TEN Group - Learning from Dutch Cities

Looking and Learning
Looking and Learning
Dutch Architecture
Dutch Architecture
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TEN Group
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A study tour of major development projects in three Dutch cities (Amsterdam, Rotterdam and Almere) suggests that planning in Britain would be improved by adopting their practices, particularly as far as collaboration between different agencies is concerned.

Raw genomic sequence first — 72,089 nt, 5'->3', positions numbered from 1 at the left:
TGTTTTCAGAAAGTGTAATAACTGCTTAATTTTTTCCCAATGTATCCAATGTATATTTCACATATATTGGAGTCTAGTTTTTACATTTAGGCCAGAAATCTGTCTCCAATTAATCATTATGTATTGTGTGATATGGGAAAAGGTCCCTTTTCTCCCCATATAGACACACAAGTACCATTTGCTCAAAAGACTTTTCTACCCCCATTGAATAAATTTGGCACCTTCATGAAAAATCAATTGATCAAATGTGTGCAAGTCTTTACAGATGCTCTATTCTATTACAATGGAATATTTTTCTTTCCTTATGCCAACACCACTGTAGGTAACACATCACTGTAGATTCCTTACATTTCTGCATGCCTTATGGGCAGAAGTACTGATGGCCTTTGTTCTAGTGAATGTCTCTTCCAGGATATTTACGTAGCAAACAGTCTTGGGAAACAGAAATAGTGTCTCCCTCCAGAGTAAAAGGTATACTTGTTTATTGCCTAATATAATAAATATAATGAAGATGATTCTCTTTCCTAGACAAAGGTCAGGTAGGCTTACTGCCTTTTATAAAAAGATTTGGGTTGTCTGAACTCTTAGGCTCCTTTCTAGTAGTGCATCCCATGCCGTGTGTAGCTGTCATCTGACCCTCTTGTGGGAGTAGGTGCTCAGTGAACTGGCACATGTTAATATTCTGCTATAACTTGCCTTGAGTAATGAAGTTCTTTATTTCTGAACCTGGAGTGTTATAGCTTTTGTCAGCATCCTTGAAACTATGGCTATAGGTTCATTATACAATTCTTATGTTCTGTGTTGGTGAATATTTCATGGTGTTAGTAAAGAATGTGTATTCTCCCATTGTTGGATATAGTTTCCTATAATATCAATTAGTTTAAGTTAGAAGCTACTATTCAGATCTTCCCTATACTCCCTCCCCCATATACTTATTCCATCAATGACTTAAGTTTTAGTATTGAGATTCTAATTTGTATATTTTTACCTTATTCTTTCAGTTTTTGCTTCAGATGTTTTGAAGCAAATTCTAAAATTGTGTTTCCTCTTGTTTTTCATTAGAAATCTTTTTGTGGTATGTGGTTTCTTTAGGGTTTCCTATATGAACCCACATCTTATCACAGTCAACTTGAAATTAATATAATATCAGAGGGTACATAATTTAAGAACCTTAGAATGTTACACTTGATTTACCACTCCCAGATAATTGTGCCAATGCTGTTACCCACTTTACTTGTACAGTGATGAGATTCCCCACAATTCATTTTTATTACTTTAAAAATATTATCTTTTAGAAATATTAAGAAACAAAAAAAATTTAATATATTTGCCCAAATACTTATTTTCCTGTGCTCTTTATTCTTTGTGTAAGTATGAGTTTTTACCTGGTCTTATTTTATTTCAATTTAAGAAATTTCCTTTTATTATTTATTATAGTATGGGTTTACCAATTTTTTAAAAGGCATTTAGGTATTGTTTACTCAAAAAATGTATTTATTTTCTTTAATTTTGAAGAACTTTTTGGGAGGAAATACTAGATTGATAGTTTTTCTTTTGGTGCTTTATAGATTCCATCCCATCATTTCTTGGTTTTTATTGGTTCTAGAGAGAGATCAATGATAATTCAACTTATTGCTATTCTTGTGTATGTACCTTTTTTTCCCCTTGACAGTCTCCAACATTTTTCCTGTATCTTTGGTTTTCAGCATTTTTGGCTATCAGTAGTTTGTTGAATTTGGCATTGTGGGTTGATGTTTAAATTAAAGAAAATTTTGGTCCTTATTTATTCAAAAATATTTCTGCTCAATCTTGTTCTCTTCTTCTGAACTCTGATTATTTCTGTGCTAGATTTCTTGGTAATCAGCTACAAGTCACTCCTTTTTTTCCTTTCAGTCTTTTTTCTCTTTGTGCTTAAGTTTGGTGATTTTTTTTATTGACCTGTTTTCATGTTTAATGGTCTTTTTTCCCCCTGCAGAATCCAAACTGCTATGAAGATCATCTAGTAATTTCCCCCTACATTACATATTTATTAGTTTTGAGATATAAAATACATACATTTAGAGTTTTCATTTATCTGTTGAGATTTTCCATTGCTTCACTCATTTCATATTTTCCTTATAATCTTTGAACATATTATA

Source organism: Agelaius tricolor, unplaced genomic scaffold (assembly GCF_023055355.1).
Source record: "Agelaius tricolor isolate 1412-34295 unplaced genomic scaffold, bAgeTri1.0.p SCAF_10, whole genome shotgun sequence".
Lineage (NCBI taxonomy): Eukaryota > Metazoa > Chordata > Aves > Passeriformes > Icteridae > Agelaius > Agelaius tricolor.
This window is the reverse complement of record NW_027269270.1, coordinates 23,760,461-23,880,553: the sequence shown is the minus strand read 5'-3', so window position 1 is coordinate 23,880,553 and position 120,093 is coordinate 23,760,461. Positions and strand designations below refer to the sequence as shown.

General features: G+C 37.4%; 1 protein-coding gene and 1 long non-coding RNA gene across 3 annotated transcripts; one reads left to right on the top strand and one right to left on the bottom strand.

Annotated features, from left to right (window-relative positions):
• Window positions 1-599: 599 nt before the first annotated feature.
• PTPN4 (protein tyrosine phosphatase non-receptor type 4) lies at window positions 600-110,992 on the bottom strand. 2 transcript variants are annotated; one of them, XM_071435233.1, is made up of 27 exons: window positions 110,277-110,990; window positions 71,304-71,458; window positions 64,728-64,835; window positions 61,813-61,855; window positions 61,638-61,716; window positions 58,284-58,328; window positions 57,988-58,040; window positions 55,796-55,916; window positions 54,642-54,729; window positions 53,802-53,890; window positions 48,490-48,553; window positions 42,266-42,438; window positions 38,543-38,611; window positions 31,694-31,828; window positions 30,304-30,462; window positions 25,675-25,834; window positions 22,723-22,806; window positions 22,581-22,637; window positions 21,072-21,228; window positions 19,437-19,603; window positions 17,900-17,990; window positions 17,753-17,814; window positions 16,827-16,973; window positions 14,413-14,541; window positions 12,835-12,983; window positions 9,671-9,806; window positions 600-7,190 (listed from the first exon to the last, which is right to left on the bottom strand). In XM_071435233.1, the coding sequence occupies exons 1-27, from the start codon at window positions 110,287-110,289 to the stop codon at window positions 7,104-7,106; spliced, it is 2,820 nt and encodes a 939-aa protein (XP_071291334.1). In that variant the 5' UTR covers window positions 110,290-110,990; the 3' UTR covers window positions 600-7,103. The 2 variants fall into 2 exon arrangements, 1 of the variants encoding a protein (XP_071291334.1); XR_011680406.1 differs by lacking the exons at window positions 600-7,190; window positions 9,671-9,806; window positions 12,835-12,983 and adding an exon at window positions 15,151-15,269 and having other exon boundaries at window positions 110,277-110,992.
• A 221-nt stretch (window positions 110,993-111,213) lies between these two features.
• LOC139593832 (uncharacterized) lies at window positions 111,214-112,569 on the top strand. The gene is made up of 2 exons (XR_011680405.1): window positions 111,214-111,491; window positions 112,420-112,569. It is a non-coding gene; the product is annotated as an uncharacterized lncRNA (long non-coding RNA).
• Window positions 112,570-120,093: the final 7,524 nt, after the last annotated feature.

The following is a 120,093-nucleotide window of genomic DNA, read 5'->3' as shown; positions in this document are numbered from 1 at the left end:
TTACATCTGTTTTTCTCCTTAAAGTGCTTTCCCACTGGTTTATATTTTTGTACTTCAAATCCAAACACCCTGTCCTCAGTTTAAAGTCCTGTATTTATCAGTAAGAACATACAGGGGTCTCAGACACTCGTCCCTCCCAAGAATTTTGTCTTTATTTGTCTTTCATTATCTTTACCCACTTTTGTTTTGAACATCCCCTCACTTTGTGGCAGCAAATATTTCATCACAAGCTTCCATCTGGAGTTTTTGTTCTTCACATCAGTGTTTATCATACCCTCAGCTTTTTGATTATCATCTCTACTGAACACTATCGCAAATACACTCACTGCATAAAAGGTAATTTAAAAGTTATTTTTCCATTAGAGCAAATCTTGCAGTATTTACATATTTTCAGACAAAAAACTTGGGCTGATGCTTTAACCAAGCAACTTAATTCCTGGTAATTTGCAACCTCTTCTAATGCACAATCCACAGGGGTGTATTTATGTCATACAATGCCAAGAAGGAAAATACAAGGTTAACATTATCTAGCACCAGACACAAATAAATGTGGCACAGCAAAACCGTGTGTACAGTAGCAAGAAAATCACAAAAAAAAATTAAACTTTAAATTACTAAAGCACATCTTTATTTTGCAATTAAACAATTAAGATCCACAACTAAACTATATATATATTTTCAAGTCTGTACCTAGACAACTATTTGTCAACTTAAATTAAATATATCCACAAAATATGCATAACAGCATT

Senior local authority officers on the tour were impressed by projects including:Opzoomeren, a project extending over more than 700 streets in Rotterdam and involving residents in how the enviornment is managedĀ a neighbourhood management system for monitoring community engagement in Almere, the main Dutch new town the way Amsterdam has entered into alliances with other cities in the Randstad and Western Europe.The report of the tour highlights Dutch achievements in joined up thinking, positive planning, neighbourhood management, architectural innovation, environmental responsibility, design excellence, social well-being, and collaboration between towns. It considers each city in terms of productivity, liveability, connectivity and governance. In conclusion, the reports author Nicholas Falk suggests five c principles that underlie the regeneration of both people and places: connectivity, choice, character, cohesion, and collaboration.The report is highly illustrated, and included appendixes on methods of participation and case studies of successful projects.The tour was organised by URBED on behalf of the TEN group, which comprises senior officers in local authorities in London and the South East who are committed to achieving urban renaissance. The five c principles are being explored by the TEN group, and in new research by URBED, Making Connections, for the Joseph Rowntree Foundation which is drawing lessons from Rotterdam, Lille and Gothenburg for equivalent places in England.

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